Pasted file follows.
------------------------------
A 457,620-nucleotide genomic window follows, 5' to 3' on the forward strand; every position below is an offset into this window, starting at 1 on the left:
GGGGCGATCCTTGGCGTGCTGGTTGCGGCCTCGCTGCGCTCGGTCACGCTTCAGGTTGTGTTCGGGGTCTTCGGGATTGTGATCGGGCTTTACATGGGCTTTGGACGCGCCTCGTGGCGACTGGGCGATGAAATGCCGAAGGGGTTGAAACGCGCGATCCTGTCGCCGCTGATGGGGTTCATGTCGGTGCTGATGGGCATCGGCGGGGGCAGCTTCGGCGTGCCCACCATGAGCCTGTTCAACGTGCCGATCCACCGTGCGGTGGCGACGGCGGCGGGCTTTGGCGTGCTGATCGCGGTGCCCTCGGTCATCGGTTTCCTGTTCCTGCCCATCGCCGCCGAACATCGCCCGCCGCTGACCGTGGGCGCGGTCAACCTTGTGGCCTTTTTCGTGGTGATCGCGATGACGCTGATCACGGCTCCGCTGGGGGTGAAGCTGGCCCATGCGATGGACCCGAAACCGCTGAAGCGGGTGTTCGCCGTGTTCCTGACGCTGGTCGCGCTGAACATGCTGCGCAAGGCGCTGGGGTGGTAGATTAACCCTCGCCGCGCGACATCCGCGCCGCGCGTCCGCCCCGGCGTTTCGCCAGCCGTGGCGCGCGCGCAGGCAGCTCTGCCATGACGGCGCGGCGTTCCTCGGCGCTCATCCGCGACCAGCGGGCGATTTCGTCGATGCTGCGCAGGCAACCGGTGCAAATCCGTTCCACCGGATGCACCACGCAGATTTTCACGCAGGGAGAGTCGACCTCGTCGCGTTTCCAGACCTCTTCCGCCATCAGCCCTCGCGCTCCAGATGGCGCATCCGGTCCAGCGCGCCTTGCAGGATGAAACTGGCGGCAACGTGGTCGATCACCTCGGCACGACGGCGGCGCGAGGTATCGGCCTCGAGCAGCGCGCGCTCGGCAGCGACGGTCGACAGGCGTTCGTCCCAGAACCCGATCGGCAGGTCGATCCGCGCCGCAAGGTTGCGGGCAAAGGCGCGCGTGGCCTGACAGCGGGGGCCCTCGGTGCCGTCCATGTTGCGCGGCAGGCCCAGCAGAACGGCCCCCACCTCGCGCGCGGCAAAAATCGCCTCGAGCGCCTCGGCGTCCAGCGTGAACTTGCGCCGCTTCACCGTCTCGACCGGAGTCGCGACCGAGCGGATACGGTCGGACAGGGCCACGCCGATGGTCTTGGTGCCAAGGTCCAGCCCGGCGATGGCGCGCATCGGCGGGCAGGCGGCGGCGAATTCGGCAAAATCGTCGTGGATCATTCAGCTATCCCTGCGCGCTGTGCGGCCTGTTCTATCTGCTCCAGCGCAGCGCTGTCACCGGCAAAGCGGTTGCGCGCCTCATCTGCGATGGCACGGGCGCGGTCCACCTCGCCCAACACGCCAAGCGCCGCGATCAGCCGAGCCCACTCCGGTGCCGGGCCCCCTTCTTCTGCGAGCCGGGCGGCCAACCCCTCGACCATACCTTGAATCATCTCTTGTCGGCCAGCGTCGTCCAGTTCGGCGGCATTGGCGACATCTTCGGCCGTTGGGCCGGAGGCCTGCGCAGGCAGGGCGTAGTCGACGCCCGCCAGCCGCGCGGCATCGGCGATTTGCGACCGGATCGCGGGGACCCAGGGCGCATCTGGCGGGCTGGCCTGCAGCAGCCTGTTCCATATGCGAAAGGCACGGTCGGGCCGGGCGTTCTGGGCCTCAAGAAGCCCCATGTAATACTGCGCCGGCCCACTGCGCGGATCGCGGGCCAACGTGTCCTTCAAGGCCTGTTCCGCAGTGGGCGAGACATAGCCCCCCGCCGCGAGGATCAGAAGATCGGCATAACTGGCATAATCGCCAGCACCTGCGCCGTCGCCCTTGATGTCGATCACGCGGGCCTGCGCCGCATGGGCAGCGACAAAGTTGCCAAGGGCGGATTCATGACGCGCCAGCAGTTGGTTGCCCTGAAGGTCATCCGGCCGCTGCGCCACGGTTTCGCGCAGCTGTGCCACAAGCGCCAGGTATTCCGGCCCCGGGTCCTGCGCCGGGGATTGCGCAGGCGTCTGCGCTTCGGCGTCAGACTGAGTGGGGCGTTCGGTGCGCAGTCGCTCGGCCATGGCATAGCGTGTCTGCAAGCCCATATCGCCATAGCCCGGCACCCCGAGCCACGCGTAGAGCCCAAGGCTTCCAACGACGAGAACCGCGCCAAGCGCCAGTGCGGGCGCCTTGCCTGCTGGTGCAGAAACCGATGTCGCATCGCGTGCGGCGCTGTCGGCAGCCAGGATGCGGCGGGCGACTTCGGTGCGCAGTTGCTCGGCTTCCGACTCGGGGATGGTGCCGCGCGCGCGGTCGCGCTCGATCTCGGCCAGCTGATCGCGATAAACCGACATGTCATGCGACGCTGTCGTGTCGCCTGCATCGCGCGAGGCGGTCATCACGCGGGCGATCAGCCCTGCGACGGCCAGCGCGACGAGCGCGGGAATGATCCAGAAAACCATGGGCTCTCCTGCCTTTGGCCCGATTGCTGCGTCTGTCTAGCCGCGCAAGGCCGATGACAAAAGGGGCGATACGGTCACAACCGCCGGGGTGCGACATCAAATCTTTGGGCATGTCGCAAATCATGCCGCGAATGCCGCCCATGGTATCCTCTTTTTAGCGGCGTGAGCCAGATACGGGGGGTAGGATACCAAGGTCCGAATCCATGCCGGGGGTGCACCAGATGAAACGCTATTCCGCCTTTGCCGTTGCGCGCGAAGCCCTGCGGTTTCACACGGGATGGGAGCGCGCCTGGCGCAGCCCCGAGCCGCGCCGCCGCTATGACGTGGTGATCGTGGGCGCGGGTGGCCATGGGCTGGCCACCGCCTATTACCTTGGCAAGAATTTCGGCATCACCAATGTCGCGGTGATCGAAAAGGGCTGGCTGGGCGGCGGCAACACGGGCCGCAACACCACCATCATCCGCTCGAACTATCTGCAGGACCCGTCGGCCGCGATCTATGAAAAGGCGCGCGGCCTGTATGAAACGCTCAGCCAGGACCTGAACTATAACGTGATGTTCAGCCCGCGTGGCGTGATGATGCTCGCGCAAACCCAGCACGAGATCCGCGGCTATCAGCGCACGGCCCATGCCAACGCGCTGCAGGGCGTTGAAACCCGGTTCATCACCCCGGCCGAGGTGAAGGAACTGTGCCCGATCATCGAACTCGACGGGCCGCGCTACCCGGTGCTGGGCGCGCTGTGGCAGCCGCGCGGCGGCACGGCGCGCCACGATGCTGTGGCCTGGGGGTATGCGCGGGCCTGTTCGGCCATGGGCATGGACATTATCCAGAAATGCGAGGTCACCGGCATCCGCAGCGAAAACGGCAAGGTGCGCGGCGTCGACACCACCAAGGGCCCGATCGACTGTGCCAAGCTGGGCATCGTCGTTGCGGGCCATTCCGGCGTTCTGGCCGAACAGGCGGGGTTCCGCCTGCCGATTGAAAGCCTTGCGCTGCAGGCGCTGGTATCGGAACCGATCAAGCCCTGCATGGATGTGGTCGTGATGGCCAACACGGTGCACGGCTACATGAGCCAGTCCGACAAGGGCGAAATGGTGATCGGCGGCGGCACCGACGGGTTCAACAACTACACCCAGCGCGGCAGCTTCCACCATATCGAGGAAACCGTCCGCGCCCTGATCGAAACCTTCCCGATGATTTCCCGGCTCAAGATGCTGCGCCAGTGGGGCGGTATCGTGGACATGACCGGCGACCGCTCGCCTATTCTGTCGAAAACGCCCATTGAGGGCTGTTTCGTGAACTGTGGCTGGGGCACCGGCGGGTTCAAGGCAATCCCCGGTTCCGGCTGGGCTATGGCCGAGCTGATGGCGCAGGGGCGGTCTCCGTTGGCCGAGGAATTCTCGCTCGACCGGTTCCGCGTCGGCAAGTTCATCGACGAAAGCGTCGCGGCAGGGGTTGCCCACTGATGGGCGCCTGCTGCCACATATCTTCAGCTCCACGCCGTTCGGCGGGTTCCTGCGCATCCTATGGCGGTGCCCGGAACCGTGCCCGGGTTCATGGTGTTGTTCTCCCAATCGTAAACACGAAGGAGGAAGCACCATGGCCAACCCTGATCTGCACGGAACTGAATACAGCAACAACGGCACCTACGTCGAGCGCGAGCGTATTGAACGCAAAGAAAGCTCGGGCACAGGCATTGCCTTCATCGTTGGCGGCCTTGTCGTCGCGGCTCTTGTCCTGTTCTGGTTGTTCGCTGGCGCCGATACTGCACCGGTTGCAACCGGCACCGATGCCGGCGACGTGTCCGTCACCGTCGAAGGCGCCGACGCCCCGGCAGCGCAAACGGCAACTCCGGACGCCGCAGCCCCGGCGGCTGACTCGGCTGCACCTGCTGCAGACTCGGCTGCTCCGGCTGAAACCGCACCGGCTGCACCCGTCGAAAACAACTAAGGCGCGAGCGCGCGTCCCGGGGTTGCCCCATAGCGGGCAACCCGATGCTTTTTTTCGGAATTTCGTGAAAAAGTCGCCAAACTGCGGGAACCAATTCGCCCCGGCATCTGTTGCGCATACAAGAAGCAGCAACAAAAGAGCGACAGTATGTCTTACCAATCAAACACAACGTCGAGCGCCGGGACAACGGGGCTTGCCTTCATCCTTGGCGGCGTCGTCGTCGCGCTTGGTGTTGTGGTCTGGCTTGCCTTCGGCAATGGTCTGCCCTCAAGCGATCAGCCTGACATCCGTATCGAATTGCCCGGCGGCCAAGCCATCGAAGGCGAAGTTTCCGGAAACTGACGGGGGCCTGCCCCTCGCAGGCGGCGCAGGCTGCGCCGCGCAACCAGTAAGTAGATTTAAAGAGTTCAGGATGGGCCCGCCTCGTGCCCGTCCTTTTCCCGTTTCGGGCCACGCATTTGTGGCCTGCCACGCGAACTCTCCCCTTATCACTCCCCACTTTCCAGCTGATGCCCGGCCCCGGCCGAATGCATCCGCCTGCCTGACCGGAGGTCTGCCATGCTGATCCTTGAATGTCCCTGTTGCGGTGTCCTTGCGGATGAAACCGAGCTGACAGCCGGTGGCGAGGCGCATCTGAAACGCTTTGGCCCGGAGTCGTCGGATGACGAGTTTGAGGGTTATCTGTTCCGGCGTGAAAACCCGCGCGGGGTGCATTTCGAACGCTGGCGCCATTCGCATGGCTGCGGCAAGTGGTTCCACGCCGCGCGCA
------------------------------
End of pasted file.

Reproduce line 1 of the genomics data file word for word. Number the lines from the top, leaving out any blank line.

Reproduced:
A 457,620-nucleotide genomic window follows, 5' to 3' on the forward strand; every position below is an offset into this window, starting at 1 on the left: